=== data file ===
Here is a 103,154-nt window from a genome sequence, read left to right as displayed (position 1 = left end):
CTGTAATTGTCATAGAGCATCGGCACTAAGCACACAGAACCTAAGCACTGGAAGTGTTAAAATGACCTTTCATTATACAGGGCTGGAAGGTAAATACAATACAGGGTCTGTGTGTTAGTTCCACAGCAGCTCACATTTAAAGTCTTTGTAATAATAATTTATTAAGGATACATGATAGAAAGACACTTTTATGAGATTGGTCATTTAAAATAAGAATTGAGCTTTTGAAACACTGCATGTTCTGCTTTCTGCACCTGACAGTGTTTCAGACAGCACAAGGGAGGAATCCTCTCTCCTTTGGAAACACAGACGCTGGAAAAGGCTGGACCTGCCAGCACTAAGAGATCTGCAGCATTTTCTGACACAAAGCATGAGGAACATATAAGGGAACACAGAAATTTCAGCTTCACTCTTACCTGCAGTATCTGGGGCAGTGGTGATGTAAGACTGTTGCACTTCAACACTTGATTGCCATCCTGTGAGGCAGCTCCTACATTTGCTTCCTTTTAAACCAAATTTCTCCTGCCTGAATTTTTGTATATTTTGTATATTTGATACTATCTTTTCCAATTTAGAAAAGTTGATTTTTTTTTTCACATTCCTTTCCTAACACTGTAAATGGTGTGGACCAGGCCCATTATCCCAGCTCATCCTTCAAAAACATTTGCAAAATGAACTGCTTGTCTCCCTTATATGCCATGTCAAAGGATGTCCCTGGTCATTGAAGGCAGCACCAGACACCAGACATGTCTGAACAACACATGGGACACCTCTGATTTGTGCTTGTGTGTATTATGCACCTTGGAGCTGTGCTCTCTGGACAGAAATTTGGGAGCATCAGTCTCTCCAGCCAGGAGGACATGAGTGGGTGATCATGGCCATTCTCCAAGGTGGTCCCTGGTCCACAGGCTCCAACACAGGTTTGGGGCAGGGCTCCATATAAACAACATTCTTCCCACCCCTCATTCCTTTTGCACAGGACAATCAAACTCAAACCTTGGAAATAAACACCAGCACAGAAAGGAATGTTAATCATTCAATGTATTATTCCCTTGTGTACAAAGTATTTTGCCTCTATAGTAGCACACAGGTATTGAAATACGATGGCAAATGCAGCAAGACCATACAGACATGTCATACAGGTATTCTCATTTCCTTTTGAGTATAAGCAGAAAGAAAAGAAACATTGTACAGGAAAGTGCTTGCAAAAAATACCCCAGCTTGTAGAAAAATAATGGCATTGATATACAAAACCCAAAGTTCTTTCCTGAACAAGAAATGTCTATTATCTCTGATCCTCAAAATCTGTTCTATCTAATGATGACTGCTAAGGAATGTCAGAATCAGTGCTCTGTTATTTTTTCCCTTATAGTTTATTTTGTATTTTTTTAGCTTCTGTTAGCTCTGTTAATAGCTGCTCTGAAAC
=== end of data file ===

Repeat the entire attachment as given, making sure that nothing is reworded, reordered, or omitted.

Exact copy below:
Here is a 103,154-nt window from a genome sequence, read left to right as displayed (position 1 = left end):
CTGTAATTGTCATAGAGCATCGGCACTAAGCACACAGAACCTAAGCACTGGAAGTGTTAAAATGACCTTTCATTATACAGGGCTGGAAGGTAAATACAATACAGGGTCTGTGTGTTAGTTCCACAGCAGCTCACATTTAAAGTCTTTGTAATAATAATTTATTAAGGATACATGATAGAAAGACACTTTTATGAGATTGGTCATTTAAAATAAGAATTGAGCTTTTGAAACACTGCATGTTCTGCTTTCTGCACCTGACAGTGTTTCAGACAGCACAAGGGAGGAATCCTCTCTCCTTTGGAAACACAGACGCTGGAAAAGGCTGGACCTGCCAGCACTAAGAGATCTGCAGCATTTTCTGACACAAAGCATGAGGAACATATAAGGGAACACAGAAATTTCAGCTTCACTCTTACCTGCAGTATCTGGGGCAGTGGTGATGTAAGACTGTTGCACTTCAACACTTGATTGCCATCCTGTGAGGCAGCTCCTACATTTGCTTCCTTTTAAACCAAATTTCTCCTGCCTGAATTTTTGTATATTTTGTATATTTGATACTATCTTTTCCAATTTAGAAAAGTTGATTTTTTTTTTCACATTCCTTTCCTAACACTGTAAATGGTGTGGACCAGGCCCATTATCCCAGCTCATCCTTCAAAAACATTTGCAAAATGAACTGCTTGTCTCCCTTATATGCCATGTCAAAGGATGTCCCTGGTCATTGAAGGCAGCACCAGACACCAGACATGTCTGAACAACACATGGGACACCTCTGATTTGTGCTTGTGTGTATTATGCACCTTGGAGCTGTGCTCTCTGGACAGAAATTTGGGAGCATCAGTCTCTCCAGCCAGGAGGACATGAGTGGGTGATCATGGCCATTCTCCAAGGTGGTCCCTGGTCCACAGGCTCCAACACAGGTTTGGGGCAGGGCTCCATATAAACAACATTCTTCCCACCCCTCATTCCTTTTGCACAGGACAATCAAACTCAAACCTTGGAAATAAACACCAGCACAGAAAGGAATGTTAATCATTCAATGTATTATTCCCTTGTGTACAAAGTATTTTGCCTCTATAGTAGCACACAGGTATTGAAATACGATGGCAAATGCAGCAAGACCATACAGACATGTCATACAGGTATTCTCATTTCCTTTTGAGTATAAGCAGAAAGAAAAGAAACATTGTACAGGAAAGTGCTTGCAAAAAATACCCCAGCTTGTAGAAAAATAATGGCATTGATATACAAAACCCAAAGTTCTTTCCTGAACAAGAAATGTCTATTATCTCTGATCCTCAAAATCTGTTCTATCTAATGATGACTGCTAAGGAATGTCAGAATCAGTGCTCTGTTATTTTTTCCCTTATAGTTTATTTTGTATTTTTTTAGCTTCTGTTAGCTCTGTTAATAGCTGCTCTGAAAC